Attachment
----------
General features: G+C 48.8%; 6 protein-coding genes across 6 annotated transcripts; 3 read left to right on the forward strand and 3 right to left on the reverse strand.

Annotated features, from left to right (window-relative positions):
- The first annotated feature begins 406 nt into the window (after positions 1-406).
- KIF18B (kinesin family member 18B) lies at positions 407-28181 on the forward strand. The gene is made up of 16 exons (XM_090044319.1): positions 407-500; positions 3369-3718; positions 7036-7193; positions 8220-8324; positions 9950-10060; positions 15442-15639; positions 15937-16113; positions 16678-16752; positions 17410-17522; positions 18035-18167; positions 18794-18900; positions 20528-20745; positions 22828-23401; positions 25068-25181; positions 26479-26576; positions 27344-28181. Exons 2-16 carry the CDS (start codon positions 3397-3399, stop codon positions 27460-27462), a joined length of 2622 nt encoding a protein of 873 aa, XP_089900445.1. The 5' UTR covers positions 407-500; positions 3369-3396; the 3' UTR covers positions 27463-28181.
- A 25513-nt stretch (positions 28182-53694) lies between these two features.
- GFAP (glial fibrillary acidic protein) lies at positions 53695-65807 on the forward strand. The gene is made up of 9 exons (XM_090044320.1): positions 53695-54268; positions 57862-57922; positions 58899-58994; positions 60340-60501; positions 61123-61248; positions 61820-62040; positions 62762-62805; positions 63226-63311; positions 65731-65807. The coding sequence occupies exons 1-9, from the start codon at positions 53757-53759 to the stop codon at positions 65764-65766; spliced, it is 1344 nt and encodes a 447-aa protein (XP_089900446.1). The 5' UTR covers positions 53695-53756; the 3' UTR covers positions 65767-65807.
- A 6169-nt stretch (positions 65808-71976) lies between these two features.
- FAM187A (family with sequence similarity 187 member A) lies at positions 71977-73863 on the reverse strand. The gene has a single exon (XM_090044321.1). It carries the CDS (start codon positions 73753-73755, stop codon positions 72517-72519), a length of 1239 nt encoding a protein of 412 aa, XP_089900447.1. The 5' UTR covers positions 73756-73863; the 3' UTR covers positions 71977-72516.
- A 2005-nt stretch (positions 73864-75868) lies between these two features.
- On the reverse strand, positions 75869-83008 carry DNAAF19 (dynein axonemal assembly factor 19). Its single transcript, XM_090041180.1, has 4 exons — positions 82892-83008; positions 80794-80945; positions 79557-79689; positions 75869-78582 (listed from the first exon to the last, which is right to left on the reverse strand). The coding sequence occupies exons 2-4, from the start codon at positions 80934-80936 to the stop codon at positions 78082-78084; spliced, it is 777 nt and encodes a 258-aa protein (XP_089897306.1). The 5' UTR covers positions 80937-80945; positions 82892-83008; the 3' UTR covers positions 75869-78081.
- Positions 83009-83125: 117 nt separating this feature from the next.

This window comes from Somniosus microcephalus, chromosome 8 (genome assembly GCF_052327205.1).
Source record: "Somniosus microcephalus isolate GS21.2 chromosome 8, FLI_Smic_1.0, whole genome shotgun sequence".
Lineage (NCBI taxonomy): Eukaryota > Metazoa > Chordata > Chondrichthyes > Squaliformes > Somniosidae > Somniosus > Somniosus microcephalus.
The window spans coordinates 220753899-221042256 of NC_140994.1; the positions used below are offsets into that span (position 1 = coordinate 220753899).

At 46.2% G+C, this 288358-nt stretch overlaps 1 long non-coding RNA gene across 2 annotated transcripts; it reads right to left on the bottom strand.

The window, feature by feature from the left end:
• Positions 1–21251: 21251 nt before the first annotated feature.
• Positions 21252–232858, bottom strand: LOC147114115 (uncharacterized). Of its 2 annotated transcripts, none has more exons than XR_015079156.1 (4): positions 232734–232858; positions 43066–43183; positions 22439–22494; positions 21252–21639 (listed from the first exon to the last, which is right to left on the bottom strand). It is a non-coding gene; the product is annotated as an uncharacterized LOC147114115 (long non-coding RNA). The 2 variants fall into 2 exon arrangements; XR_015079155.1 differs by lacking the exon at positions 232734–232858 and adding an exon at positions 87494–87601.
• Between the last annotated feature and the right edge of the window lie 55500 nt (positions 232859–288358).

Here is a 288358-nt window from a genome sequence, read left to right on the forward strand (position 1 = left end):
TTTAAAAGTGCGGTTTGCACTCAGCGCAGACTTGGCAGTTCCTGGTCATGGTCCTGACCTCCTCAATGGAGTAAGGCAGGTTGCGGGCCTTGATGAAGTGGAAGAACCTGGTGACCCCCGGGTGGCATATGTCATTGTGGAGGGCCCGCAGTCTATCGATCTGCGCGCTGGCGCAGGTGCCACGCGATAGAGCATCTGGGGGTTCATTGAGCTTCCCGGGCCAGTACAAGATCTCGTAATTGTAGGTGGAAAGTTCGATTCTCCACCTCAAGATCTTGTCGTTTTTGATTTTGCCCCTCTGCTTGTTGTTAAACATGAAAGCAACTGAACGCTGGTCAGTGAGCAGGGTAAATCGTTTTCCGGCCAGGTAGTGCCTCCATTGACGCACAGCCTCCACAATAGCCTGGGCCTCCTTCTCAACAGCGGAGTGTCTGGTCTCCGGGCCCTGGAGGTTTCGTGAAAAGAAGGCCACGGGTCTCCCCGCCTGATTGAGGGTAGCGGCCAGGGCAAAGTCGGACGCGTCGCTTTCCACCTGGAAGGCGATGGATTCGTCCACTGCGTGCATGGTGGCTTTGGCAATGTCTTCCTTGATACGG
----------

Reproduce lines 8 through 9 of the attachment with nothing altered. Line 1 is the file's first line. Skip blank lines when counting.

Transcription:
- FAM187A (family with sequence similarity 187 member A) lies at positions 71977-73863 on the reverse strand. The gene has a single exon (XM_090044321.1). It carries the CDS (start codon positions 73753-73755, stop codon positions 72517-72519), a length of 1239 nt encoding a protein of 412 aa, XP_089900447.1. The 5' UTR covers positions 73756-73863; the 3' UTR covers positions 71977-72516.
- A 2005-nt stretch (positions 73864-75868) lies between these two features.